A truly vibrant and open vRAN sector would sport options besides Intel and AMD for Layer 2 and Layer 3, and these other parts of the RAN software stack currently make Layer 1 look super-competitive. "The fundamental question you have to ask is whether it is worth investing to port software when you have spent years making it work on x86," said Katti. But unless those investments happen, the telco mission of cultivating openness and diversity could ultimately be in vain.

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— Iain Morris, International Editor, Light Reading

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About the Author(s)

Iain Morris

International Editor, Light Reading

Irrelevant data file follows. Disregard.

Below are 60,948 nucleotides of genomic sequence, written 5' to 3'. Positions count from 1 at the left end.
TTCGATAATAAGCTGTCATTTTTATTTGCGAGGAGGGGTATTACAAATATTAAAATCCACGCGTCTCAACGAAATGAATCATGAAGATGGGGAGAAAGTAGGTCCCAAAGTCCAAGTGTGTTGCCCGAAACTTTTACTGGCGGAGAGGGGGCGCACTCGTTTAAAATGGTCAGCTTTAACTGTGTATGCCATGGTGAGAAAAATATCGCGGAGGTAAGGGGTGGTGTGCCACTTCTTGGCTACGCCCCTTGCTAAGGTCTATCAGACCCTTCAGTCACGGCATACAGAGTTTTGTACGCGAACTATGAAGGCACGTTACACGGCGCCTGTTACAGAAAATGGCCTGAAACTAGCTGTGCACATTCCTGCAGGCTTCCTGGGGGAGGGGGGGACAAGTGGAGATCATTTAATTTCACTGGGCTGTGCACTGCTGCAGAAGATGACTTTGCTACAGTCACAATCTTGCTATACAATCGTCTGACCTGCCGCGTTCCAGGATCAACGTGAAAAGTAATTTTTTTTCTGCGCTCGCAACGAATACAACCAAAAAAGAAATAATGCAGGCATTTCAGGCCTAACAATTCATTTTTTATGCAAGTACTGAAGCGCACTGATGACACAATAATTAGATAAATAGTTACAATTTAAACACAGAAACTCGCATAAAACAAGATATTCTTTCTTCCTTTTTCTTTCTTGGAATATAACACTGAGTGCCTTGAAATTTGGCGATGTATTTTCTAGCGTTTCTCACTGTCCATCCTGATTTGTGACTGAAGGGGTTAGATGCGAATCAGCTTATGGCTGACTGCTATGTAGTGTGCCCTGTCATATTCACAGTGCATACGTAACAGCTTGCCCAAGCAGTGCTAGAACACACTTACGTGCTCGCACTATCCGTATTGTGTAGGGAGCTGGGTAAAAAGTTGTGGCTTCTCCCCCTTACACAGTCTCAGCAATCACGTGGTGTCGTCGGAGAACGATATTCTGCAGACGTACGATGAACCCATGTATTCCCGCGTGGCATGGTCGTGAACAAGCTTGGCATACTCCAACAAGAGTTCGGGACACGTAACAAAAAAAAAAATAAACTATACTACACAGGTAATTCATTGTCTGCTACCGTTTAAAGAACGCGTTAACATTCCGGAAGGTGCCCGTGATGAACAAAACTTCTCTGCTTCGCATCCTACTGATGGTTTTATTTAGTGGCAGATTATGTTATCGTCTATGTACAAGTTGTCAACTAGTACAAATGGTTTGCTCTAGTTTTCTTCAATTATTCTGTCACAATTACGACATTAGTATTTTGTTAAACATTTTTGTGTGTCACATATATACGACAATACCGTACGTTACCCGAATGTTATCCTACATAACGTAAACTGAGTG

Iain Morris joined Light Reading as News Editor at the start of 2015 -- and we mean, right at the start. His friends and family were still singing Auld Lang Syne as Iain started sourcing New Year's Eve UK mobile network congestion statistics. Prior to boosting Light Reading's UK-based editorial team numbers (he is based in London, south of the river), Iain was a successful freelance writer and editor who had been covering the telecoms sector for the past 15 years. His work has appeared in publications including The Economist (classy!) and The Observer, besides a variety of trade and business journals. He was previously the lead telecoms analyst for the Economist Intelligence Unit, and before that worked as a features editor at Telecommunications magazine. Iain started out in telecoms as an editor at consulting and market-research company Analysys (now Analysys Mason).